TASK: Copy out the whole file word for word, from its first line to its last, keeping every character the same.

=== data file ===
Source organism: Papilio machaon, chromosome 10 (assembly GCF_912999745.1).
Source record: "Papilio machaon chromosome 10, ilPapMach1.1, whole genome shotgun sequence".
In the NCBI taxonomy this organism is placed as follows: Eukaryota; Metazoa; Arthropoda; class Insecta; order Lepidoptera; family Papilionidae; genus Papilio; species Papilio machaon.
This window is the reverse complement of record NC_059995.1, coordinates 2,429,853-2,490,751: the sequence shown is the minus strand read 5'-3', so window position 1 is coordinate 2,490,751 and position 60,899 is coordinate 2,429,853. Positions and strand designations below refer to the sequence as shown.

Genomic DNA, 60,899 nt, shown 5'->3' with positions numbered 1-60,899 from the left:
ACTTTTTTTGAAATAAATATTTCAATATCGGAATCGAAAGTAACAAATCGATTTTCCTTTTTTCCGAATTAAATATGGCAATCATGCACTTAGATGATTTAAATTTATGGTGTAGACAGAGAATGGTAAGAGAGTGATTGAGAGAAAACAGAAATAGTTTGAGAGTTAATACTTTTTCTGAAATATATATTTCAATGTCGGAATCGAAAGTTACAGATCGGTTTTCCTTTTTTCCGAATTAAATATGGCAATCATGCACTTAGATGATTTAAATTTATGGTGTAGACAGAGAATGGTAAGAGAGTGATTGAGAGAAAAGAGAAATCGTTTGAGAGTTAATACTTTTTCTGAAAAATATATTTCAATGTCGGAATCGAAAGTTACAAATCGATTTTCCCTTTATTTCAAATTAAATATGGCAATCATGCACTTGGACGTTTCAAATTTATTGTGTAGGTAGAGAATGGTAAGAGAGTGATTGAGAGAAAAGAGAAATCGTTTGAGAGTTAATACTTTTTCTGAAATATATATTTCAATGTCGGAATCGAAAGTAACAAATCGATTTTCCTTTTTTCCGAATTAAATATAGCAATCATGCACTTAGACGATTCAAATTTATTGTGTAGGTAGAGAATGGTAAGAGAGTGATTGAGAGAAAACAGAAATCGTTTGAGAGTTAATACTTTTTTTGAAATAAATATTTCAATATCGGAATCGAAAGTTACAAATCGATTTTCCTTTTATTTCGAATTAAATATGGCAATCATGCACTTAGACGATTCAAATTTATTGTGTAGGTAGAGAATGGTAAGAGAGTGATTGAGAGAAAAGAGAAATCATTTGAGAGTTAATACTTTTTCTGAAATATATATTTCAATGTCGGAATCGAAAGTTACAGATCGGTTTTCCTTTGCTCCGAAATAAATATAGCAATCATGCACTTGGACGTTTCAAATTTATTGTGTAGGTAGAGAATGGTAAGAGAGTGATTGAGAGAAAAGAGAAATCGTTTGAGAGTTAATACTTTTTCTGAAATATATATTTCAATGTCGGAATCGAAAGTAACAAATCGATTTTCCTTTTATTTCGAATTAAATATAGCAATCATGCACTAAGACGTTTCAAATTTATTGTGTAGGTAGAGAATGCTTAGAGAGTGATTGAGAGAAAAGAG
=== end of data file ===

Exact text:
Source organism: Papilio machaon, chromosome 10 (assembly GCF_912999745.1).
Source record: "Papilio machaon chromosome 10, ilPapMach1.1, whole genome shotgun sequence".
In the NCBI taxonomy this organism is placed as follows: Eukaryota; Metazoa; Arthropoda; class Insecta; order Lepidoptera; family Papilionidae; genus Papilio; species Papilio machaon.
This window is the reverse complement of record NC_059995.1, coordinates 2,429,853-2,490,751: the sequence shown is the minus strand read 5'-3', so window position 1 is coordinate 2,490,751 and position 60,899 is coordinate 2,429,853. Positions and strand designations below refer to the sequence as shown.

Genomic DNA, 60,899 nt, shown 5'->3' with positions numbered 1-60,899 from the left:
ACTTTTTTTGAAATAAATATTTCAATATCGGAATCGAAAGTAACAAATCGATTTTCCTTTTTTCCGAATTAAATATGGCAATCATGCACTTAGATGATTTAAATTTATGGTGTAGACAGAGAATGGTAAGAGAGTGATTGAGAGAAAACAGAAATAGTTTGAGAGTTAATACTTTTTCTGAAATATATATTTCAATGTCGGAATCGAAAGTTACAGATCGGTTTTCCTTTTTTCCGAATTAAATATGGCAATCATGCACTTAGATGATTTAAATTTATGGTGTAGACAGAGAATGGTAAGAGAGTGATTGAGAGAAAAGAGAAATCGTTTGAGAGTTAATACTTTTTCTGAAAAATATATTTCAATGTCGGAATCGAAAGTTACAAATCGATTTTCCCTTTATTTCAAATTAAATATGGCAATCATGCACTTGGACGTTTCAAATTTATTGTGTAGGTAGAGAATGGTAAGAGAGTGATTGAGAGAAAAGAGAAATCGTTTGAGAGTTAATACTTTTTCTGAAATATATATTTCAATGTCGGAATCGAAAGTAACAAATCGATTTTCCTTTTTTCCGAATTAAATATAGCAATCATGCACTTAGACGATTCAAATTTATTGTGTAGGTAGAGAATGGTAAGAGAGTGATTGAGAGAAAACAGAAATCGTTTGAGAGTTAATACTTTTTTTGAAATAAATATTTCAATATCGGAATCGAAAGTTACAAATCGATTTTCCTTTTATTTCGAATTAAATATGGCAATCATGCACTTAGACGATTCAAATTTATTGTGTAGGTAGAGAATGGTAAGAGAGTGATTGAGAGAAAAGAGAAATCATTTGAGAGTTAATACTTTTTCTGAAATATATATTTCAATGTCGGAATCGAAAGTTACAGATCGGTTTTCCTTTGCTCCGAAATAAATATAGCAATCATGCACTTGGACGTTTCAAATTTATTGTGTAGGTAGAGAATGGTAAGAGAGTGATTGAGAGAAAAGAGAAATCGTTTGAGAGTTAATACTTTTTCTGAAATATATATTTCAATGTCGGAATCGAAAGTAACAAATCGATTTTCCTTTTATTTCGAATTAAATATAGCAATCATGCACTAAGACGTTTCAAATTTATTGTGTAGGTAGAGAATGCTTAGAGAGTGATTGAGAGAAAAGAG